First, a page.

Updates from September, 2023 Toggle Comment Threads | Keyboard Shortcuts

  • Kate 19:17 on 2023-09-17 Permalink | Reply  

    The bankruptcy of Métro Média will be made official this week, so all those local media sources are lost for good.

    • Chris 20:29 on 2023-09-17 Permalink

      Hopefully someone archives the website before it goes offline.

    • Kate 09:15 on 2023-09-18 Permalink

      Some of it is on the Wayback Machine but you’re right, somebody down at the BAnQ ought to be working on this, now.

    • Bob 13:22 on 2023-09-18 Permalink

      So, 16 local newspapers gone, 30 reporters fired, and Canada Post is happy to put all the crap that used to be in the Publi-Sac right into our mailboxes. What a farce.

    • Spi 14:00 on 2023-09-18 Permalink

      I wonder how all those people that were cheering for the banning of Publi-Sac feel about it now.

    • walkerp 18:49 on 2023-09-18 Permalink

      The demise of Méteo Média had nothing to do with the banning of publi-sac.

    • dhomas 21:30 on 2023-09-18 Permalink

      @walkerp : https://www.ledevoir.com/culture/medias/789678/metro-media-craint-que-le-reglement-sur-le-publisac-n-acheve-la-presse-locale

      My local Flambeau d’Anjou paper used to come in the publi-sac. It was published by Metro Media. After the publi-sac went away, I only ever saw it during a visit to Anjou City Hall.

    • Ian 21:46 on 2023-09-18 Permalink

      Yeah but buddy that ran it was skimming off the top so maybe that had more to do with it than the delivery system …or at least it’s not the only factor to this equation.

  • Kate 10:14 on 2023-09-17 Permalink | Reply  

    Files including a lot of confidential information were abandoned in the old Tanguay women’s prison when it closed, and have been accessible to squatters and urban explorers.

    • Kate 10:08 on 2023-09-17 Permalink | Reply  

      The New York Times Canada Letter this weekend focuses on the changes in the Camillien‑Houde, mostly considering how it will affect bike races.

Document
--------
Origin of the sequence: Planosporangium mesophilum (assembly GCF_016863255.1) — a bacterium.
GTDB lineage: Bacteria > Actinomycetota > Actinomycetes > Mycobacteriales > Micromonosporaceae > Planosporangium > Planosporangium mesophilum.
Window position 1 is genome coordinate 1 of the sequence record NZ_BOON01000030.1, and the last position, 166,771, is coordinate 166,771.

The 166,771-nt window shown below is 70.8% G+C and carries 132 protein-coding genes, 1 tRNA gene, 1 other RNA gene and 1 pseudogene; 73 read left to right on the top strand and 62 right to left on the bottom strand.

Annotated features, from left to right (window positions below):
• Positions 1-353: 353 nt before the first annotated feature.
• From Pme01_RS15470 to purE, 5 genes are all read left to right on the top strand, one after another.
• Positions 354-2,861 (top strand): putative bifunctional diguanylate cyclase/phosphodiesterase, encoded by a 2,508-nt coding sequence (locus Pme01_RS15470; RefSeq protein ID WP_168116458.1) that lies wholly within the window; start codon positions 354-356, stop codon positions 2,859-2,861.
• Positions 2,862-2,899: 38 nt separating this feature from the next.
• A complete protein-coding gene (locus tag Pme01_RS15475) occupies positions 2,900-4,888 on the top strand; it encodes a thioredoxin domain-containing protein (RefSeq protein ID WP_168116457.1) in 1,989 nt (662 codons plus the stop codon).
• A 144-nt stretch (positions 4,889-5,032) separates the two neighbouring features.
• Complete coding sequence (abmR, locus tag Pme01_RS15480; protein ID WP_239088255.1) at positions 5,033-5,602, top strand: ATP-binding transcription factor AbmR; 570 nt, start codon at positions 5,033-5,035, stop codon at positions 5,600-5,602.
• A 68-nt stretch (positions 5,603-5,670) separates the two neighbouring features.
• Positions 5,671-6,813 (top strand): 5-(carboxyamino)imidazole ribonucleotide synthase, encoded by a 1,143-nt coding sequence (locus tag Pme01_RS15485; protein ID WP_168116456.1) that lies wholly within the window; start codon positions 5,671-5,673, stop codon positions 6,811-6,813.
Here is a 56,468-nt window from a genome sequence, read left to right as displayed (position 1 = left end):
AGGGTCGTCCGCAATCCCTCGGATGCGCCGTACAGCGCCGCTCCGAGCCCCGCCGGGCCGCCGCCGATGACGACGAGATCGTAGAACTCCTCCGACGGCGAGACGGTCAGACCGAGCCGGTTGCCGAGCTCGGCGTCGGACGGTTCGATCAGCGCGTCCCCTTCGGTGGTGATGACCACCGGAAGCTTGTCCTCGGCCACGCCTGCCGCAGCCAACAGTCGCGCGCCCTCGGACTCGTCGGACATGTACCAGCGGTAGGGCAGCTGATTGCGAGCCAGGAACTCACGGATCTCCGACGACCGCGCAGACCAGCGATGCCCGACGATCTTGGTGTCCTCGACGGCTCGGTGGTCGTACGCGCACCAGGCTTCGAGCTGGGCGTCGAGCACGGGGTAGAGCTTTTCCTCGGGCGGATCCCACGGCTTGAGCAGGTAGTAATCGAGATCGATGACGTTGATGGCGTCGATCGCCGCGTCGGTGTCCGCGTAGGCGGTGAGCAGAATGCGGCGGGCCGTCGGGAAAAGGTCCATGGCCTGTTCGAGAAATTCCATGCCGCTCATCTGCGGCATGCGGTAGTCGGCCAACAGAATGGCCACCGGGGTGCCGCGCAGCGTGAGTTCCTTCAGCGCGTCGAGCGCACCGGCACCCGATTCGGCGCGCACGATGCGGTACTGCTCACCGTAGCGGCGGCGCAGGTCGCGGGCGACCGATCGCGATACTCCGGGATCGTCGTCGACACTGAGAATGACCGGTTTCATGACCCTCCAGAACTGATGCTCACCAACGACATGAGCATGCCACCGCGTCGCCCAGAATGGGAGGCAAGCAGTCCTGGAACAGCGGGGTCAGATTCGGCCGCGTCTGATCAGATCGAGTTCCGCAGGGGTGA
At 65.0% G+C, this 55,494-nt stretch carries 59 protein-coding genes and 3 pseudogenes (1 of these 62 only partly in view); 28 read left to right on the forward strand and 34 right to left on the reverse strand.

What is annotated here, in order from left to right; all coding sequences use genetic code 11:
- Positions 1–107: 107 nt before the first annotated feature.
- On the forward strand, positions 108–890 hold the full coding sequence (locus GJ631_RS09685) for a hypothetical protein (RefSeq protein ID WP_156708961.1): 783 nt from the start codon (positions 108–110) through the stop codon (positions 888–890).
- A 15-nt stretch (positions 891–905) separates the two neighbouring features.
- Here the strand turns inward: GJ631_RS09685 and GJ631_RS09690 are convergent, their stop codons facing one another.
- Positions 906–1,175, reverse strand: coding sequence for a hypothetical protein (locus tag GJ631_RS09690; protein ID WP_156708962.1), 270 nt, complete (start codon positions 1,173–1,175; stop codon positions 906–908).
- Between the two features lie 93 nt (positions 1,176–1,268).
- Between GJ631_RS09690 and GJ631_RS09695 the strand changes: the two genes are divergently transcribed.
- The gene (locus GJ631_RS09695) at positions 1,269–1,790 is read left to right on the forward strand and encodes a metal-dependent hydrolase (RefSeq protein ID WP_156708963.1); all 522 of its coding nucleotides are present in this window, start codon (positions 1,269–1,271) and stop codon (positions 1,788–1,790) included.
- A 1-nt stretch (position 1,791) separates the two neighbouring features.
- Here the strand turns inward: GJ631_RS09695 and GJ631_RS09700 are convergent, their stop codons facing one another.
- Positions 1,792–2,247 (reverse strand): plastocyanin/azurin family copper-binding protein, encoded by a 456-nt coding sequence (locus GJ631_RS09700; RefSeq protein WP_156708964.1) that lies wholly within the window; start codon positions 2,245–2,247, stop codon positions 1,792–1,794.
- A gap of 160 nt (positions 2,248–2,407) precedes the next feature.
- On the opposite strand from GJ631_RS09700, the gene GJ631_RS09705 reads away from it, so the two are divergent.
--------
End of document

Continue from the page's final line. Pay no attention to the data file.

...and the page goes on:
• Kate 10:06 on 2023-09-17 Permalink | Reply  

        Restaurants are pushing back against the phenomenon of no-shows, but Quebec law doesn’t allow for them to charge a fee to customers who neither show up nor cancel.

        • steph 10:43 on 2023-09-17 Permalink

          “to make a reservation you must pre-order and pay for an appetizer… please provide your credit card number merci and thank you 🙂 ”

          There’s always creative ways to skirt the law like places without bar permits that require you to “buy” food to also order alcohol, yet the kitchen is closed and you never get that 2$ hotdog.

        • DeWolf 11:26 on 2023-09-17 Permalink

          I haven’t noticed it in Montreal but a lot of restaurants in Quebec City charge a deposit through an online reservation platform. I suppose because it’s the online platform charging and not the restaurant itself, it skirts the law.

          @steph Now that restaurants can serve booze without food, it’s been awhile since I’ve thought of that. It was always disappointing when there was a crackdown and you actually did have to order and pay for the gross olives that had been sitting around forever.

        • Meezly 11:40 on 2023-09-17 Permalink

          Quite annoying the inconsiderate ones are making it hard on both restaurant workers and considerate customers.

          Most reservations are done online now and they almost always send text or email reminders. If you need to cancel, just click on the link and cancel – how hard can it be?

        • Ephraim 11:47 on 2023-09-17 Permalink

          To make a reservation, we require that you have a gift card. Do you have a gift card. Can we have the gift card number, please. You aren’t charging, there is no fee. You can use the gift card at any time. But will you have the guts to call a second time if you don’t show to use that gift card?